The other key element of Forevermark is the mark at the heart of every diamond, the point where all its facets converge perfectly. It is an inscription of the brand icon and a unique identification number that assures the client the gem meets its stringent standards of beauty, rarity and responsible sourcing. The brand examines the human rights standards, political climate and socioeconomic profile of every community that might be a source of its diamonds.

The pure beauty of a diamond lies in its sparkle, White says. And natural diamonds are just so rare. There has not been a major find in at least 10 years, and some statistics say all the gem-quality diamonds ever found can still fit inside a London bus.


Grading is central to the diamond trade as it provides a comparable set of quantitative data points that are vital for valuation (Photo: Forevermark)

He is equally proud of the grading system De Beers has put in place, starting with Forevermark, and which it now offers to other brands as well. Grading is central to the diamond trade as it provides a comparable set of quantitative data points that are vital for valuation.

“The first time I was here, we were opening the labs to create a grading system that cannot be interfered with. Grading is important because if you put a £1 million diamond through and it gets Grade A instead of B, it might be worth £1.1 million instead of £900,000. For a grading guy, whatever he earns a week, that £200,000 play can be an easy bribe. So, you have to design a system where nobody knows whose diamond he is grading, where it came from and where it is going, so he cannot be influenced.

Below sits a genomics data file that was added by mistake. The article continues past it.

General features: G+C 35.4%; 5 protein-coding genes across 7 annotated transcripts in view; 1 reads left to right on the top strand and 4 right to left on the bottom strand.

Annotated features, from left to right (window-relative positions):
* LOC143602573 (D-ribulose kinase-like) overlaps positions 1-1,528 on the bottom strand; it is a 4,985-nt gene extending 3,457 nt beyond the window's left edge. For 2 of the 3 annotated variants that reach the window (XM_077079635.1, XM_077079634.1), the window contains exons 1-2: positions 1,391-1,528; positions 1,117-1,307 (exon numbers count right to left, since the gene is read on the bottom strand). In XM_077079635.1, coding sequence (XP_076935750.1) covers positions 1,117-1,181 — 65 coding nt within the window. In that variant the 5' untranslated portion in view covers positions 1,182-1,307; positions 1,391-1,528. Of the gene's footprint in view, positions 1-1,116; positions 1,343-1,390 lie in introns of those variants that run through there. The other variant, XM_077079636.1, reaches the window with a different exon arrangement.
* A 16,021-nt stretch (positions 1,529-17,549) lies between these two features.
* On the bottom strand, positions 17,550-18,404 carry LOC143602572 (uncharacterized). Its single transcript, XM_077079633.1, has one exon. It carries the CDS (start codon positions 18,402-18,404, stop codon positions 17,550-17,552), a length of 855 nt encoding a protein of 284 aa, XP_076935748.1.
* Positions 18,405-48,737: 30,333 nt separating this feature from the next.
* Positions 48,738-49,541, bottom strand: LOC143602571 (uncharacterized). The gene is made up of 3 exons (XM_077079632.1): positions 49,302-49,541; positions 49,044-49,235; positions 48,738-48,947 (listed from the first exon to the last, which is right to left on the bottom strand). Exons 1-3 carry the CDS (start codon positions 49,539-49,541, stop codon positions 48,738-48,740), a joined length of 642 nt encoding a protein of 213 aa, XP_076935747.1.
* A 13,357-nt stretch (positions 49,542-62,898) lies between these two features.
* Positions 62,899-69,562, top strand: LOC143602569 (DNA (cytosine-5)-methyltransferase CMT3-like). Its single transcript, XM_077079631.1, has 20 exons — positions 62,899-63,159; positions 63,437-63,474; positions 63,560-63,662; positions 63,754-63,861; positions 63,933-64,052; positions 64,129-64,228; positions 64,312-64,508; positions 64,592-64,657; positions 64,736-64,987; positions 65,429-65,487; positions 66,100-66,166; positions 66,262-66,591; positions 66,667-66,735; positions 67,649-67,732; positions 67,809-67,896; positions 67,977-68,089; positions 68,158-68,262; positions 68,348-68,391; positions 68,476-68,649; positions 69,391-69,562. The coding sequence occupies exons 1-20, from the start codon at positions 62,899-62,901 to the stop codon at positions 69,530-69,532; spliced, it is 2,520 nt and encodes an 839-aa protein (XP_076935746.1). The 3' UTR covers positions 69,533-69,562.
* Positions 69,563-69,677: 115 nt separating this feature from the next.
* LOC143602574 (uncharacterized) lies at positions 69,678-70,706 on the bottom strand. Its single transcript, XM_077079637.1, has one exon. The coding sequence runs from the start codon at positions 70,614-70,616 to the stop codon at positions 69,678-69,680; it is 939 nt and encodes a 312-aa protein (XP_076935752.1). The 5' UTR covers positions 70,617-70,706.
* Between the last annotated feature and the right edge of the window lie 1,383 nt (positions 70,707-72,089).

“When you bring the technology into grading, you can place your lab anywhere in the world. Then, you train the people to attain the same standards and you have your quality control. That’s what we have built and we believe it’s the most repeatable, dependable, accurate grading process in the world.”

Understandably, there are traders who may not take well to grading because their gems do not measure up. “When we started the brand, we rejected seven out of 10 diamonds submitted to us because they weren’t to our standard,” says White, whose current role sees him developing Forevermark across 10 countries worldwide.